Delpit shares her frustration regarding the "writing process approach"
versus "skills" approach to literacy. She notes that white students perform
well in the writing
process approach because most already have home-derived [White English] skills, defined as "useful and usable knowledge which contributes to a student's ability
to communicate effectively in standard, generally acceptable literary forms." Prior to entering school, black students know what she calls "Black English. " Black
students and educators express frustration, believing that in order to be successful in America, students must "appropriate the oral and written forms demanded by
the mainstream [white culture]; they must learn these skills at school as well as "writing process."
Delpit presents five aspects of power in the classroom. To summarize:
those in power create rules of the culture and if participants are informed
those rules, it makes acquiring power easier. Ms. Delpit believes these rules are not explicitly clear to black children who, at home, are accustomed to directives.
When they reach a white culture classroom, requests are veiled as "implied commands," consequently black children do not respond and are labeled negatively.
Delpit reiterates that ignoring existing "power" only perpetuates the
status quo, and that teachers are in an ideal position to encourage open
different cultures. She suggests three ways to do this: (1) seek out those with differing perspectives, (2) give their words complete attention, and (3) understand
your own power. This all speaks to developing proficient basic communication skills.
The chapter on Language Diversity and Learning further addresses communication
with linguistically diverse students. Unfortunately, appreciation for English
than Standard English is often minimal which may further invalidate the importance of heritage, creates a divide between community and school and angers
"minority" students. Delpit suggests that the study of language diversity should be a curriculum for all students. We now require students to learn a foreign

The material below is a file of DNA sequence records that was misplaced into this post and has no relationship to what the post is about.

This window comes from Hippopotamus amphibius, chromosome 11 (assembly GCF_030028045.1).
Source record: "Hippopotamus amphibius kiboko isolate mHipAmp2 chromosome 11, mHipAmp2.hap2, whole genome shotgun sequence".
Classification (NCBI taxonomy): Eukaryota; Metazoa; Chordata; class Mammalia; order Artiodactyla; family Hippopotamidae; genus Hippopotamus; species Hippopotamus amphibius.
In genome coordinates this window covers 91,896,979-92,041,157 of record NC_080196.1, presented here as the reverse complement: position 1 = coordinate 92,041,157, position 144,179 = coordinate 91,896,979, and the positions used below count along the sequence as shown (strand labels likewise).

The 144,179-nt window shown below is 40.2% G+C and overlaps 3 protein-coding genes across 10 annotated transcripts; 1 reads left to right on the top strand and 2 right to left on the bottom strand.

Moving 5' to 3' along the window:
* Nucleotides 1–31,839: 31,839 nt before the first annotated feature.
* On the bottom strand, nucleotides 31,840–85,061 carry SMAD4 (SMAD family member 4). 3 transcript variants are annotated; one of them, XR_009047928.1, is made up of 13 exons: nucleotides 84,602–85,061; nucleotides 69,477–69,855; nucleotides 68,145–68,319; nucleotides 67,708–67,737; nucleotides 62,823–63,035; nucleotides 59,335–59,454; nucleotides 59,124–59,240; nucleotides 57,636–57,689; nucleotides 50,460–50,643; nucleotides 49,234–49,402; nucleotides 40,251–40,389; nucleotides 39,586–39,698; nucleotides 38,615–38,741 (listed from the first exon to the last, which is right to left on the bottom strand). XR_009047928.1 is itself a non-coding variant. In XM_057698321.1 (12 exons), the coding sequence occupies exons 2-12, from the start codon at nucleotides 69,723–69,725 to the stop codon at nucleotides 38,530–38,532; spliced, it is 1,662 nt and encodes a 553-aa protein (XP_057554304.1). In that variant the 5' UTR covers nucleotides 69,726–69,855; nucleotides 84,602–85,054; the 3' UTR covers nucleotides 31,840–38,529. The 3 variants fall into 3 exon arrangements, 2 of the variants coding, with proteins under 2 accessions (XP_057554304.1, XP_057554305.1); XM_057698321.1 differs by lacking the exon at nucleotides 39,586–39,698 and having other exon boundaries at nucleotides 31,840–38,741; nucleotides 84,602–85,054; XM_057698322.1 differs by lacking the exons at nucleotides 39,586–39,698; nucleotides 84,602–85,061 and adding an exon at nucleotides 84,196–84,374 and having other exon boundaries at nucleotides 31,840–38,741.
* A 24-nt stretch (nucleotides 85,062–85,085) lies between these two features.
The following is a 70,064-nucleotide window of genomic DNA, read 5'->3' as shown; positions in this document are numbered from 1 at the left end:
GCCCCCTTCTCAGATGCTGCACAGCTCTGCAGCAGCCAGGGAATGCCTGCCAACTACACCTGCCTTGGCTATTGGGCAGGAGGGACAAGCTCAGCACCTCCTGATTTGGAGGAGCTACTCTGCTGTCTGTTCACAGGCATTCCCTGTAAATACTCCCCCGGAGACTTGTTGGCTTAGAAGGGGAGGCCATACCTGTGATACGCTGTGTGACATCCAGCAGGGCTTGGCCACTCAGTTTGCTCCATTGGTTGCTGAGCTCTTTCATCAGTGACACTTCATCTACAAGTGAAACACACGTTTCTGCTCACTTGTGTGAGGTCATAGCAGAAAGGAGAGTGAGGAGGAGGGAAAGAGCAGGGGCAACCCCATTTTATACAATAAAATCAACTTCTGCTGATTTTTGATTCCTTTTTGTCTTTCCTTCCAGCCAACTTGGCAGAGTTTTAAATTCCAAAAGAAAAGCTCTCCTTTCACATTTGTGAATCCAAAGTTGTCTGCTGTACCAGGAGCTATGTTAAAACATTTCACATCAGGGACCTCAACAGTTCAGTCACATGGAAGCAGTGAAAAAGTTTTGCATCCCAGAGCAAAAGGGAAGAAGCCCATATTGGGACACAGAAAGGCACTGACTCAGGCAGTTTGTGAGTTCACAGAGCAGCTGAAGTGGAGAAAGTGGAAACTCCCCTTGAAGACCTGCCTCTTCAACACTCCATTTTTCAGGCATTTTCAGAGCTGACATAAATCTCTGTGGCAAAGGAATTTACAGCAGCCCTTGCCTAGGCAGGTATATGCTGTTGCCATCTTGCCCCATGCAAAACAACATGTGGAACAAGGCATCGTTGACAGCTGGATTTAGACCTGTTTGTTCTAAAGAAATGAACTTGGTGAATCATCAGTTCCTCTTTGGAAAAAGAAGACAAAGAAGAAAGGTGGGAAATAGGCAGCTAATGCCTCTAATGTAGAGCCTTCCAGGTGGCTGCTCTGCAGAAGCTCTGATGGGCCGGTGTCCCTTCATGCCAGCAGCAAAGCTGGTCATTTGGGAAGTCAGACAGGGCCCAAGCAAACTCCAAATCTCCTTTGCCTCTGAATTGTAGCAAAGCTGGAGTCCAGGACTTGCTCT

language, but what about recognizing the language varieties within our own "English?" As educators, we can prepare children for living in an increasingly diverse
national community by recognizing and celebrating diversity in thought, language and worldview.
In conclusion, she states that "teaching is preaching." Teaching styles
should reflect the cultural styles of constituents. This includes the rhythm,
gestures, emotions, humor, metaphor use and 'audience participation standard' of the culture. Teachers should attempt to "see the world as others see it."
Delpit believes that schools should work to develop a multicultural
staff.Secondly, students from diverse cultures should be seen as resources,
Thirdly, that the Eurocentric curriculum provided for teaches needs to broaden. She states "To successfully educate all of our children, we must work to remove the
blinders built of stereotypes, monocultural instructional methodologies, ignorance, social distance, biased research and racism."
Questions I would ask Ms. Delpit:
1. To support the idea of top down changes, what assistance can schools
(versus teachers) provide for the process of promoting "dialogue" between
2. Gathering knowledge is one thing, doing something with it is another.
Once the dialogue is occurring and issues are on the table, what is the
process for proceeding through the issues and reaching a consensus to make effective changes?
3. Who does she think should be responsible for monitoring this process?
4. What training or skills do teachers need to see past surface behaviors and understand student's actions?
5. How can teachers make colleagues more comfortable with seeking out perspectives different than their own?